Here comes the NY Times with yet another security warning that — sadly — many cities will ignore.
It makes a simple point: The more smart devices you have, the more vulnerable you are to hackers. Solutions are available, but only if cities spend the necessary time and money.
Many don't. As you'll read, the city of San Francisco still hasn't plugged a security hole that was identified a year ago. That oversight could come back to haunt them if a cyberattacker exploits that weakness to cause economic or even physical harm. An angry litigant could seek damages by claiming the city knew about the problem and failed to take action.
The Smart Cities Readiness Guide contains 27 foundational principles. Of those, 17 are "universal" principles that apply to any and every department. Perhaps the most important of all is the advice to have a citywide cybersecurity policy in place. — Jesse Berst
If you knew the locks on the front door to your house were faulty — a burglar with even the slightest skill could easily get past them — would you replace them? Of course, right? Yet a report shows some big cities that have been warned security is lax or even nonexistent around their smart cities infrastructure have done nothing to address the problem.
Failing to take action could result in everything from impenetrable traffic jams to serious injuries. But cities are failing to act, even though they have plenty of ready-to-deploy options to plug the security holes.
Out-of-control traffic control
The New York Times tells a troubling story about traffic control sensors used in some of the world’s largest cities, including New York, San Francisco, Melbourne and Lyon. One year ago, security researcher Cesar Cerrudo warned cities the data from their sensors wasn’t encrypted and that anyone within a quarter-mile could intercept that data. Last week, he retested San Francisco’s sensors; they still hadn’t been fixed.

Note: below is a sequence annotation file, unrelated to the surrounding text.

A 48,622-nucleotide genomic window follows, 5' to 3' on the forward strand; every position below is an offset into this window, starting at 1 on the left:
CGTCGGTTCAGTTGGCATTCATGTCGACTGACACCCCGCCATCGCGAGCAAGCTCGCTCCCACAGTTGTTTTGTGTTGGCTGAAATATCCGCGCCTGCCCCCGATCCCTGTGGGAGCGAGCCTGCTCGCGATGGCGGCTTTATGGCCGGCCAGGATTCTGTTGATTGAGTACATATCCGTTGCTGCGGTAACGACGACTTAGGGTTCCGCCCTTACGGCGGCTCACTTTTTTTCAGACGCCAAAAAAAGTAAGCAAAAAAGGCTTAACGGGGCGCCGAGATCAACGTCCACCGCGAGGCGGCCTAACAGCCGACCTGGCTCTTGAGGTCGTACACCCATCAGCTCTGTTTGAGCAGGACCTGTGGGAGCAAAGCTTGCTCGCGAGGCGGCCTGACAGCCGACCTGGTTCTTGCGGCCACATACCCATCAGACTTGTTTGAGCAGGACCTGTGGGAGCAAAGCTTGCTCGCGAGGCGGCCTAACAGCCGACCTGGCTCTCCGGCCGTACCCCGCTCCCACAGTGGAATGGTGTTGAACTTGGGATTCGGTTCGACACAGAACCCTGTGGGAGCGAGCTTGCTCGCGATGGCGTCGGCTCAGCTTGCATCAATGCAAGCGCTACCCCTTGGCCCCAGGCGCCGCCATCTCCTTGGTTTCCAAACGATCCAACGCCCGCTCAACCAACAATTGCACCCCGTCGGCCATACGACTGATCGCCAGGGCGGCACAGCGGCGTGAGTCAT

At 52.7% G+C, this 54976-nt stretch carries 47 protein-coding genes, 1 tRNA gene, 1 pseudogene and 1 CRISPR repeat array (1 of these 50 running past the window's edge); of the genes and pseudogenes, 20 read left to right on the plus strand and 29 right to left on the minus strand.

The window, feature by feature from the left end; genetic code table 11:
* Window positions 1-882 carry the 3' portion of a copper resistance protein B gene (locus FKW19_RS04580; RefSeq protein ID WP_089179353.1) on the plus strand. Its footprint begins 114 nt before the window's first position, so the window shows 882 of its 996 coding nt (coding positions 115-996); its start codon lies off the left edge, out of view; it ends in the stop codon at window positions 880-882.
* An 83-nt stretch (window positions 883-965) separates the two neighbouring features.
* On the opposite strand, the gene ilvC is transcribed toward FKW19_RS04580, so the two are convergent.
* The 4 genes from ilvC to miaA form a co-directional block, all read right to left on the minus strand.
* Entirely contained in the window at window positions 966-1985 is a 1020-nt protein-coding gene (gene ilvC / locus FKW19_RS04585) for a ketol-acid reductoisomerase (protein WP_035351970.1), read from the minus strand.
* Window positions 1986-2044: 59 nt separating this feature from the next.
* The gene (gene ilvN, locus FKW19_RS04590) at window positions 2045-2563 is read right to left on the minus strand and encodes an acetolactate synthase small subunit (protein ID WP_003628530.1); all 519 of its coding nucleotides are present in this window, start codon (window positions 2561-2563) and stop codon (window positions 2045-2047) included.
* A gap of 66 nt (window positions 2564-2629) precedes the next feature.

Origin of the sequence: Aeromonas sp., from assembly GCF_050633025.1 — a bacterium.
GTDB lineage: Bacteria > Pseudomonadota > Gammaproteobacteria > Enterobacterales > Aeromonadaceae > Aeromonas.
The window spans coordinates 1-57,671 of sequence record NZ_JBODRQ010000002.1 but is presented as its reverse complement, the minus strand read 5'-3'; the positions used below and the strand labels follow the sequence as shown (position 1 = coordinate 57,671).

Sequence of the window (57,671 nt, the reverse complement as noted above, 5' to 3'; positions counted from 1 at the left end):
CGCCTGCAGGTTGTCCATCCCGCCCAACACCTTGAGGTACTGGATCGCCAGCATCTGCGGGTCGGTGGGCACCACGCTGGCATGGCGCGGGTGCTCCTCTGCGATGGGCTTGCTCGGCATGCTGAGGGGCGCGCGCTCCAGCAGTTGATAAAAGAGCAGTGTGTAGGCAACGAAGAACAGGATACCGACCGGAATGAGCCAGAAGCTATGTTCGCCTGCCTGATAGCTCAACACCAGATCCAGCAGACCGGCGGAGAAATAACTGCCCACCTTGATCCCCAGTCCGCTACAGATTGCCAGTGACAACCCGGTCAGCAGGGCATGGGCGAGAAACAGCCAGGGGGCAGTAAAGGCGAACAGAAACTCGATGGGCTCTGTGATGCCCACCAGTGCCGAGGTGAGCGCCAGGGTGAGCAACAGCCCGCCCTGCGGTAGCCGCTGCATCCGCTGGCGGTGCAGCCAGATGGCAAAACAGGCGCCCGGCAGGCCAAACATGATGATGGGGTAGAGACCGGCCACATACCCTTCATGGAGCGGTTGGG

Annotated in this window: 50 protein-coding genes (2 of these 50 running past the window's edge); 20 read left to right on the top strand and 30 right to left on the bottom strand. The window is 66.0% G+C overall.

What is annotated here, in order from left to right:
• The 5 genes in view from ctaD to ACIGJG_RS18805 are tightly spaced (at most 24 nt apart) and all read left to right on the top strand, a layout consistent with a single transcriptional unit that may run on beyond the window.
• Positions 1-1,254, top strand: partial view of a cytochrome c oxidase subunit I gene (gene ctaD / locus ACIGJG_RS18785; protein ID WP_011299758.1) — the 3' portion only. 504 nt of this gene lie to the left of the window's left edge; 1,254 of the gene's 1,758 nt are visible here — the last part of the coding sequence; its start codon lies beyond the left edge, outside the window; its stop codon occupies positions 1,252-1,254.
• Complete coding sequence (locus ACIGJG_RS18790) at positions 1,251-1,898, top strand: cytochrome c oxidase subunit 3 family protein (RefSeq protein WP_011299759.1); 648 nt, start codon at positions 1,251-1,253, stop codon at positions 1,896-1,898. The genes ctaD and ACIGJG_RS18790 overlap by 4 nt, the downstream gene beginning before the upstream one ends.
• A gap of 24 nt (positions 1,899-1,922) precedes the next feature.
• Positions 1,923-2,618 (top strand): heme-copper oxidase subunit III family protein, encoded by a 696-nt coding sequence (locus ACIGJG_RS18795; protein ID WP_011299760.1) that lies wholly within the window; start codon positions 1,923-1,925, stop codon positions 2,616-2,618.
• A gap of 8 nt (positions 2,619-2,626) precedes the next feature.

It can be a huge safety treat. Cerrudo found ways to tap into those systems allowing him to control the traffic lights and change the speed limit on electronic signs.
And it’s not just traffic. Last year, security researchers at a conference in Amsterdam showed how they could black out parts of the city by tapping into smart meters and exploiting security flaws in power line communications.
Stop playing Whack-a-Mole
Taking any action to address the security threat is welcome, but Council Lead Partner Cisco argues that cities also need to re-think their overall security approach. Martin Roesch, chief architect for the Cisco Security Business Group, told the RSA Conference 2015 that today's security approach is too reactive, which doesn't work when there are five times as many hackers as there are security professionals.
"We need to have a better response available than playing Whack-a-Mole with the hackers," he told the conference.
Roesch says cities need to break down internal silos; everyone needs to be on the same security team. He says some organizations use as many as 60 different security tools. They all need to be brought together. That eases management and gives all team members more insight into the security risks and needs. Further, if there’s an attack, they can coordinate a response, rather than individually patching their security holes.